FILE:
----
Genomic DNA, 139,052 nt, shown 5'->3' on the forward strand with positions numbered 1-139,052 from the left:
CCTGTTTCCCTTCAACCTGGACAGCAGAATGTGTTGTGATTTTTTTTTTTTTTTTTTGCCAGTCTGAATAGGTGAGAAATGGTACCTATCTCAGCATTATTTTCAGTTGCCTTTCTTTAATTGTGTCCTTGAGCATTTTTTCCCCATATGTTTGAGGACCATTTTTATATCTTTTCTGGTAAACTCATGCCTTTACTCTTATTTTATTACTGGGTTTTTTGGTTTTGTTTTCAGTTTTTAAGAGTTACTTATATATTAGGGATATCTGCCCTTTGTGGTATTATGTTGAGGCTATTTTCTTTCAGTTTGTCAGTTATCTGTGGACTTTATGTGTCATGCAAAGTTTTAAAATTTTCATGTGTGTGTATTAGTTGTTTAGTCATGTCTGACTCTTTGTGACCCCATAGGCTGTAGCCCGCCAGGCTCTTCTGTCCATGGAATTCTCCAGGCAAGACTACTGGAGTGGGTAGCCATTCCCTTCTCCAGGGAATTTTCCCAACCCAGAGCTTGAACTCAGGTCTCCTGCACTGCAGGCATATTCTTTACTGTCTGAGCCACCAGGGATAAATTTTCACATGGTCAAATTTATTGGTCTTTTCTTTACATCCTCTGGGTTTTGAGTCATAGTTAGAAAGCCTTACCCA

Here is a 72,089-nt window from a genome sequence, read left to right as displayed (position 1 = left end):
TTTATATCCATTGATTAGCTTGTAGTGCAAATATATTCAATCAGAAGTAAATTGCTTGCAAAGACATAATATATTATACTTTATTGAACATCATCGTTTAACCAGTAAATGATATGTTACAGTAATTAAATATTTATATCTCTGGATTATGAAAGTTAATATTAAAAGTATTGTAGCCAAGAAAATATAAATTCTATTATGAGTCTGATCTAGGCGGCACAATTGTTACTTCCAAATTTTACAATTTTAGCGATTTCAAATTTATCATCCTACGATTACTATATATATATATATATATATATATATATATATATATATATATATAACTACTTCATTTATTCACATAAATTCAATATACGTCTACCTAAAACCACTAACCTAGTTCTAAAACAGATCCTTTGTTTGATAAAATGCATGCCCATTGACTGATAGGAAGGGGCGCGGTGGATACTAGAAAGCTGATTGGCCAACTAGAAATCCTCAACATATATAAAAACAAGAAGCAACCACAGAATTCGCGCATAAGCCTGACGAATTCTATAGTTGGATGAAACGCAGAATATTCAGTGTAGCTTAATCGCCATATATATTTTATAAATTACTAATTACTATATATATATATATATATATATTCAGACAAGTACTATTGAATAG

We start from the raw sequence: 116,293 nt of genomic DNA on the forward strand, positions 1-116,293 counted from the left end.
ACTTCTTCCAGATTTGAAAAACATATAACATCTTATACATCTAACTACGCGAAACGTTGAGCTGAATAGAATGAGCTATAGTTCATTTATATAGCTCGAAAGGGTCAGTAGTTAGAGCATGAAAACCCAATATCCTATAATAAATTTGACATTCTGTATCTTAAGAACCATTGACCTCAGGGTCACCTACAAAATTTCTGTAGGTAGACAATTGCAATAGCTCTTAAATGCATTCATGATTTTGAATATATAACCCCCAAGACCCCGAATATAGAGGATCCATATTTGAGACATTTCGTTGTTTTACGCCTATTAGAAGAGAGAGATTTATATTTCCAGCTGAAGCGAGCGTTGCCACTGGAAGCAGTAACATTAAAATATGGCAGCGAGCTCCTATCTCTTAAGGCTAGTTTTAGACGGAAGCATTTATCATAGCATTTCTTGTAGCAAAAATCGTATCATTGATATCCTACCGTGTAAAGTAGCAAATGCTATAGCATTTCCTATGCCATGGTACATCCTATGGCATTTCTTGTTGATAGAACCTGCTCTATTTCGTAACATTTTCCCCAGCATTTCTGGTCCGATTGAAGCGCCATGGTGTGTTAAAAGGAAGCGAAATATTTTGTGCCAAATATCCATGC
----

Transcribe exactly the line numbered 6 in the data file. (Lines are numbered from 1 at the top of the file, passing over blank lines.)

ACTTCTTCCAGATTTGAAAAACATATAACATCTTATACATCTAACTACGCGAAACGTTGAGCTGAATAGAATGAGCTATAGTTCATTTATATAGCTCGAAAGGGTCAGTAGTTAGAGCATGAAAACCCAATATCCTATAATAAATTTGACATTCTGTATCTTAAGAACCATTGACCTCAGGGTCACCTACAAAATTTCTGTAGGTAGACAATTGCAATAGCTCTTAAATGCATTCATGATTTTGAATATATAACCCCCAAGACCCCGAATATAGAGGATCCATATTTGAGACATTTCGTTGTTTTACGCCTATTAGAAGAGAGAGATTTATATTTCCAGCTGAAGCGAGCGTTGCCACTGGAAGCAGTAACATTAAAATATGGCAGCGAGCTCCTATCTCTTAAGGCTAGTTTTAGACGGAAGCATTTATCATAGCATTTCTTGTAGCAAAAATCGTATCATTGATATCCTACCGTGTAAAGTAGCAAATGCTATAGCATTTCCTATGCCATGGTACATCCTATGGCATTTCTTGTTGATAGAACCTGCTCTATTTCGTAACATTTTCCCCAGCATTTCTGGTCCGATTGAAGCGCCATGGTGTGTTAAAAGGAAGCGAAATATTTTGTGCCAAATATCCATGC